What’s It About?

Published January 31, 2013 by swankivy

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They always ask “what’s it about?” but if I actually tell them, they’re usually sorry they asked.

Long issue because this is Issue 20! The drawings representing the fictional projects are of course real examples from my work, as follows:

1. The “dream guy” story is Finding Mulligan. Frame 3 features Cassie, her other self Dia, and Mulligan, the dream guy. Frame 4 features Cassie trying to choose between Jamie the artist and Terrell the musician.

2. The “kid taking pictures of roadkill” story is Joint Custody (an incomplete MG book). Frame 5 features Bay doing his thing. Frame 6 features Marz taking pictures of Bay while Bay is taking pictures of roadkill. He is perplexed.

3. The “science fiction romance” story is Stupid Questions. Frame 7 features Nick trying to grab Summer before she flies away.

4. The “precocious fairy girl” story is Bad Fairy. Frame 8 features Delia studying.


13 comments on “What’s It About?

  • Is that what color Cassie’s hair is? That’s closer to your hair color (blonde) than actual brown. This is of great interest to me because my co-workers argue over whether my hair is “really brown” or “something else” (though only the Japanese people think it’s “blonde.”) My hair IS brown, but by this picture, Cassie’s totally is not.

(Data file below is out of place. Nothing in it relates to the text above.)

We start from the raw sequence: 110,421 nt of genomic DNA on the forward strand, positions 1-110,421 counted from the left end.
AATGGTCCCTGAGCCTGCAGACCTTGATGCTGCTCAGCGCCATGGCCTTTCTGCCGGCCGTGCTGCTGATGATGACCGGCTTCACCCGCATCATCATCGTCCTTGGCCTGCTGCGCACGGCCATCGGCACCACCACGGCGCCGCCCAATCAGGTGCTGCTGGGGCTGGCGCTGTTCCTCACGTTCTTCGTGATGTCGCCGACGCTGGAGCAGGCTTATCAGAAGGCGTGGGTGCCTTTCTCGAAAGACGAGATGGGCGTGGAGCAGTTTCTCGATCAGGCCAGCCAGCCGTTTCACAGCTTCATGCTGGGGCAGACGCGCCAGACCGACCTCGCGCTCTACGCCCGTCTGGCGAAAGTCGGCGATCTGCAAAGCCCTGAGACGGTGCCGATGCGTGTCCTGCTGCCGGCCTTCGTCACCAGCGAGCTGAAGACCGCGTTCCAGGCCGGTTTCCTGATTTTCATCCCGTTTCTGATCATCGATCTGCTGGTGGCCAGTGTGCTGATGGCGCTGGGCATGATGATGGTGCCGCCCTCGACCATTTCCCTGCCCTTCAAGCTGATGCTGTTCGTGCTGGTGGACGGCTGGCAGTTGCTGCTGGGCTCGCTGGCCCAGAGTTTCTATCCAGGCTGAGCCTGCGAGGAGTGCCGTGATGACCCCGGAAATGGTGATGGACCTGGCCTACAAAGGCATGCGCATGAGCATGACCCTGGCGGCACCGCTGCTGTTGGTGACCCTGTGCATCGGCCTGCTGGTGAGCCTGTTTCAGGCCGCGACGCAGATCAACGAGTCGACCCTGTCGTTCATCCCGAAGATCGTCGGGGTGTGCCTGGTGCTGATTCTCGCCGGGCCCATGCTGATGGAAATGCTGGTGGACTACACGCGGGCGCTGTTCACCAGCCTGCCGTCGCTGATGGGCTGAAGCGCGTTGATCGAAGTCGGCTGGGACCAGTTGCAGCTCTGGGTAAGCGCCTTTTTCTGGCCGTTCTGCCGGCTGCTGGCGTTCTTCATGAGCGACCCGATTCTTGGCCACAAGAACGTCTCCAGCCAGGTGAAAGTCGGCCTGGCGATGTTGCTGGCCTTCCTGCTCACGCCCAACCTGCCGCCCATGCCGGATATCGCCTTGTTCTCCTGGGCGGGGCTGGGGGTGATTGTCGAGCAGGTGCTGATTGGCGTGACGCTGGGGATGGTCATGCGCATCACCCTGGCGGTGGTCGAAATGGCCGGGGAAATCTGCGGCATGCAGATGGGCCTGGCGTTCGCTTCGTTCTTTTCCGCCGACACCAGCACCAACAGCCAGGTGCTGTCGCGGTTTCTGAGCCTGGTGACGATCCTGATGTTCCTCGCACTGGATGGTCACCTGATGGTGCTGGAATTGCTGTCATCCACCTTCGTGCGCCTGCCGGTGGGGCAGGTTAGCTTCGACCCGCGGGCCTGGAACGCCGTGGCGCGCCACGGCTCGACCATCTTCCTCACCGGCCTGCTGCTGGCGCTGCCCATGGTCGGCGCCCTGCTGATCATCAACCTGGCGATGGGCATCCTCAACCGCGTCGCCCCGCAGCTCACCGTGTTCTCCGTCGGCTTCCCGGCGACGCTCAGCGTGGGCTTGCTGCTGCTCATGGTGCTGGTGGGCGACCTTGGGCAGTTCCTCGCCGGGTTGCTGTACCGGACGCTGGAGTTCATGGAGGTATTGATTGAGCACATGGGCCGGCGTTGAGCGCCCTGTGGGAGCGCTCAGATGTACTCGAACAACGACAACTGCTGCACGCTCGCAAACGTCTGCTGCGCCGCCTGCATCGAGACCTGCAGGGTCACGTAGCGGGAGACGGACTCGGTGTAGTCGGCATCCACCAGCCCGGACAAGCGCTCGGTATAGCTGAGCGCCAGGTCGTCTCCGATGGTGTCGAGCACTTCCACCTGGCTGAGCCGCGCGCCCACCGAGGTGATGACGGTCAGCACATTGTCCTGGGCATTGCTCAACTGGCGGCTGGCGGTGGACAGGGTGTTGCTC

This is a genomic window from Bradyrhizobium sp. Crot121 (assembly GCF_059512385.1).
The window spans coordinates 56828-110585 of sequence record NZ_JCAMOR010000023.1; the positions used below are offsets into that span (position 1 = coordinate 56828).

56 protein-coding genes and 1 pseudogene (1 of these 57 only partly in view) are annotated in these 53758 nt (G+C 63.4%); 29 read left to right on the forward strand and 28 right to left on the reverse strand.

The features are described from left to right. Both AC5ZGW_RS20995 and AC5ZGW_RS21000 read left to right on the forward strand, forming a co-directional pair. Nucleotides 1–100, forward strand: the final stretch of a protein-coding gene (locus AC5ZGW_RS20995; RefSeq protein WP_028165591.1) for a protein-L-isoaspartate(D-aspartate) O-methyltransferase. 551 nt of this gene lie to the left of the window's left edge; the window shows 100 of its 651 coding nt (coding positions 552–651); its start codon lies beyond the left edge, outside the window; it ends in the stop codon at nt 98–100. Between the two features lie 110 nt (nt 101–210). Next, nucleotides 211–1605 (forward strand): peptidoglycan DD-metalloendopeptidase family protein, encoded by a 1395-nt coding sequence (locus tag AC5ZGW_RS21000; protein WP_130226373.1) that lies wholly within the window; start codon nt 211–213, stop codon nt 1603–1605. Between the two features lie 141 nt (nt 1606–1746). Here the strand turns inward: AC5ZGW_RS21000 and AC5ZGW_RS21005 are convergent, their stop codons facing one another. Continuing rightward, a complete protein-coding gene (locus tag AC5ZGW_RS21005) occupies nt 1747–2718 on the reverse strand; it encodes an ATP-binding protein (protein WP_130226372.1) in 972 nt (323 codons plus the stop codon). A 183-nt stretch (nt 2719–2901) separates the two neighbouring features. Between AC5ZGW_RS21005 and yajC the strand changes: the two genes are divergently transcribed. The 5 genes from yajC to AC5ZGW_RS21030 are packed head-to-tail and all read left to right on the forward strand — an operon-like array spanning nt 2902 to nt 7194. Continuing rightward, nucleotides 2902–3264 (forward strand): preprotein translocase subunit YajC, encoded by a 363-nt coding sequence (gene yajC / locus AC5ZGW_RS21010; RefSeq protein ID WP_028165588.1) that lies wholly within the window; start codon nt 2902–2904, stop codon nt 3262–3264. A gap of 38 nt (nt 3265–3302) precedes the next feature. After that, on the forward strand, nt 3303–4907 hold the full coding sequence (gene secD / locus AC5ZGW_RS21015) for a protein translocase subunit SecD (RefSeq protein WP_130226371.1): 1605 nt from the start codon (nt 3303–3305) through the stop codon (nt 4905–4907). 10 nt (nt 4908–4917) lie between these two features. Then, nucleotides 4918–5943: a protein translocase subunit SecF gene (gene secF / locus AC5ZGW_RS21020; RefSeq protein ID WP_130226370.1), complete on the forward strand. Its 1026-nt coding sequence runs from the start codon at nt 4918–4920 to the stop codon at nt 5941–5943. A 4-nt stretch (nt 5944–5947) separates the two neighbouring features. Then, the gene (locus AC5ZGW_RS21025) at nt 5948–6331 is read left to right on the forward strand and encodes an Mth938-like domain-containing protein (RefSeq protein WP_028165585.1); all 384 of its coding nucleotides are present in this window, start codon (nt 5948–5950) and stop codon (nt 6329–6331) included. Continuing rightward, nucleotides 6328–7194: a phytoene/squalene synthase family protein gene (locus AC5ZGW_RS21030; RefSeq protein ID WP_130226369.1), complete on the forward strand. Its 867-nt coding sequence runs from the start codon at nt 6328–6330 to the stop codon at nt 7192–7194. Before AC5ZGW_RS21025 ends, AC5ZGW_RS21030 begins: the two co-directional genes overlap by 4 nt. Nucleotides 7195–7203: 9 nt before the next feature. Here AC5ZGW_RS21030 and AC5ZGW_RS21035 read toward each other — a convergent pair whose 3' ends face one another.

On another note, I too have found it’s very hard to talk about plots of stories I write. It’s not just that they sound weird (though that’s definitely part of it), but they also don’t reduce very well and I always feel like they don’t sound worthwhile, even to me. (But then, I have trouble talking about things that interest me apart even from my writing…which I think is a pretty common experience. Much easier to talk about bagels.)

    Oh, and I love the character drawings in this issue!

    • Cassie’s hair is definitely supposed to be fairly light brown, but it’s brown. (It has to be fairly light for what she tried to do with natural herbal hair dyes to work right without bleaching when she dyed her hair in the book, and the stylist she talked to did say she had blonde highlights.) However, sometimes the color gets red-ified when I darken my scans, so I had to actually manually make it darker. (Jamie’s hair turned orange, too. I had to tweak it.) I’ve drawn Cassie with much darker hair before, but that was before I had Copics, and I didn’t have much choice. 🙂

      I think Cassie’s hair is probably about the same color as my sister’s. Her hair used to be blonde but now it’s darker and she’s not sure what to call it. Here’s a picture where you can see the contrast a little.

      I have developed sort of “elevator pitches” for all of the stories, truthfully, and can make them sound not too ridiculous or complicated, but oversimplifying them isn’t very satisfying and I only start elaborating if someone asks questions. Describing Bad Fairy as “Sleeping Beauty from the bad fairy’s point of view” or Finding Mulligan as “A teenage girl’s two personalities fall in love with different guys in different dimensions” almost seems misleading.